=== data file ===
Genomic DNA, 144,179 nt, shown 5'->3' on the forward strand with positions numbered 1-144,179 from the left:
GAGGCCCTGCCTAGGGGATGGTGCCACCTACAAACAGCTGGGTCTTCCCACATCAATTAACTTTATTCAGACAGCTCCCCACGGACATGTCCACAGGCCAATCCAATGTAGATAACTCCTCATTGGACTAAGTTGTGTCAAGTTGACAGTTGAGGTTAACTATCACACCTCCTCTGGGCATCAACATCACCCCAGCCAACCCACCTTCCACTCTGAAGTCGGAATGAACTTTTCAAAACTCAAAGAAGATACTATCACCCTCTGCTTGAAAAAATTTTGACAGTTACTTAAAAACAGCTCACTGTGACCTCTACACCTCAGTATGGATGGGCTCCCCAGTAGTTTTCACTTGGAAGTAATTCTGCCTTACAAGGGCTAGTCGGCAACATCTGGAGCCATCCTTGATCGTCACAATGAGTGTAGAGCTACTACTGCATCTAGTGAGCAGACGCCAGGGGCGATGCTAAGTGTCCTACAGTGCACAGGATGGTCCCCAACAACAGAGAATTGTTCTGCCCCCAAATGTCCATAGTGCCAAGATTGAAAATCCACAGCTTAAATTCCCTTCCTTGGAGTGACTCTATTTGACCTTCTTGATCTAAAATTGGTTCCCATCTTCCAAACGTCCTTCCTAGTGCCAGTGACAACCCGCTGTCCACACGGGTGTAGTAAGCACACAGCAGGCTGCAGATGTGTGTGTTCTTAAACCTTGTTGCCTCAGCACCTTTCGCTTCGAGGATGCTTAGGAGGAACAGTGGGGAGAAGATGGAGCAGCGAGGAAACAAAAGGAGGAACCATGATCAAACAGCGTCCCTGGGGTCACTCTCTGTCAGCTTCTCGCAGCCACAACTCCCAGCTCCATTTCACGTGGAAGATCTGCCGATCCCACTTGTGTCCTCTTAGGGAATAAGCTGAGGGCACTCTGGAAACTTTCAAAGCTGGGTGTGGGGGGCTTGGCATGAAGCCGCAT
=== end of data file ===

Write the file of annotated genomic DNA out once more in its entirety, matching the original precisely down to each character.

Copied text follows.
Genomic DNA, 144,179 nt, shown 5'->3' on the forward strand with positions numbered 1-144,179 from the left:
GAGGCCCTGCCTAGGGGATGGTGCCACCTACAAACAGCTGGGTCTTCCCACATCAATTAACTTTATTCAGACAGCTCCCCACGGACATGTCCACAGGCCAATCCAATGTAGATAACTCCTCATTGGACTAAGTTGTGTCAAGTTGACAGTTGAGGTTAACTATCACACCTCCTCTGGGCATCAACATCACCCCAGCCAACCCACCTTCCACTCTGAAGTCGGAATGAACTTTTCAAAACTCAAAGAAGATACTATCACCCTCTGCTTGAAAAAATTTTGACAGTTACTTAAAAACAGCTCACTGTGACCTCTACACCTCAGTATGGATGGGCTCCCCAGTAGTTTTCACTTGGAAGTAATTCTGCCTTACAAGGGCTAGTCGGCAACATCTGGAGCCATCCTTGATCGTCACAATGAGTGTAGAGCTACTACTGCATCTAGTGAGCAGACGCCAGGGGCGATGCTAAGTGTCCTACAGTGCACAGGATGGTCCCCAACAACAGAGAATTGTTCTGCCCCCAAATGTCCATAGTGCCAAGATTGAAAATCCACAGCTTAAATTCCCTTCCTTGGAGTGACTCTATTTGACCTTCTTGATCTAAAATTGGTTCCCATCTTCCAAACGTCCTTCCTAGTGCCAGTGACAACCCGCTGTCCACACGGGTGTAGTAAGCACACAGCAGGCTGCAGATGTGTGTGTTCTTAAACCTTGTTGCCTCAGCACCTTTCGCTTCGAGGATGCTTAGGAGGAACAGTGGGGAGAAGATGGAGCAGCGAGGAAACAAAAGGAGGAACCATGATCAAACAGCGTCCCTGGGGTCACTCTCTGTCAGCTTCTCGCAGCCACAACTCCCAGCTCCATTTCACGTGGAAGATCTGCCGATCCCACTTGTGTCCTCTTAGGGAATAAGCTGAGGGCACTCTGGAAACTTTCAAAGCTGGGTGTGGGGGGCTTGGCATGAAGCCGCAT